With the enrollment season beginning, Shanghai’s private middle schools are experiencing a surge in interest from parents who think paying a higher price will bring their children a better education than in public schools.
Interest is so intense that as many as 20 children are vying for each slot, even with tuition costs that run 20 or more times higher than those for a seat in a public classroom.
The Yongming Middle School in Luwan District, for example, so far has received nearly 2,000 applications for the September semester, but only 150 new sixth graders will be admitted.
Today there are 122 private primary and secondary schools with an enrollment of 124,300 students, compared with 1,882 public schools and 1.6 million students.
In 1992, there were only five such private schools serving 1,000 students. The reason: Seven years ago, the Shanghai Education Commission tried to relieve the intense study burdens on primary school children by doing away with entrance exams for middle schools, which cover grades six through nine. Instead, students would be sent to the nearest school.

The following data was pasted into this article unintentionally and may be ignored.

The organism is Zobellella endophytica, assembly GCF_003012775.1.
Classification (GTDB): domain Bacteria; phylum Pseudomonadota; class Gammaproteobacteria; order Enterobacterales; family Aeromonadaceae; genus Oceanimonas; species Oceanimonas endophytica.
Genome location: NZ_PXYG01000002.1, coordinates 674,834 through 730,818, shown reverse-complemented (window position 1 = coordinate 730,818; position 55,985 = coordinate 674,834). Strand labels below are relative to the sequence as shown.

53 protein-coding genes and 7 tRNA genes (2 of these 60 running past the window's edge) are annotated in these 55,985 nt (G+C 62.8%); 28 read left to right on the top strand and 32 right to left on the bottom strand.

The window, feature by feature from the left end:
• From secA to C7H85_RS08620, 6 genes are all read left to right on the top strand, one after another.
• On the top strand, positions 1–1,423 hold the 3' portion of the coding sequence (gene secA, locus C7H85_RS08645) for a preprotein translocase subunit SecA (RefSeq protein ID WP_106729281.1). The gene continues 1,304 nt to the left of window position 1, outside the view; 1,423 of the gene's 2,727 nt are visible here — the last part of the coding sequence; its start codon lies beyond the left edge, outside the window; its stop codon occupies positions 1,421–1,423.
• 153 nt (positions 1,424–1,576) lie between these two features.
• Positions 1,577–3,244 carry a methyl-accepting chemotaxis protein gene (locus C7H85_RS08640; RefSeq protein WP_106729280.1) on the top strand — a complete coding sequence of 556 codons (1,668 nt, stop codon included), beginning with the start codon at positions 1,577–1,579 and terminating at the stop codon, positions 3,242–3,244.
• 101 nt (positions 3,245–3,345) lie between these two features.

At that time, the children who scored highest on entrance tests got to go to a district-level or city-level key school, giving them a better chance of getting into a top high school and ultimately a top college.
But rather than lessening study pressures, the change drove the children from more affluent families out of the public schools and into the private institutions, which focus on English-language skills, arts and some other special programs.
Five years ago, for instance, Yongming received some 200 applications. The number grew to 2,300 last year and will probably top 2,500 this year.
The school charges 1,600 yuan (US$193) a semester, plus special “maintenance” fees of 10,000 yuan to 20,000 yuan, depending on the parents’ financial status and their relations with school administrators.
In comparison, the tuition is 80 yuan at a public facility, where maintenance fees may apply as well for some students who want to go to the key public schools not in their districts.
Many parents don’t seem to mind the higher costs. Xuhui District resident Yang Zhonghua reported with pride she was able to get her daughter into the Jinhua Middle School, which is attached to East China Normal University.
To arrange the change of schools, Yang had to use the address of the girl’s grandmother to get her enrolled plus “donate” 30,000 yuan to the school’s construction fund.
“Now I am happy and very relieved,” said the mother.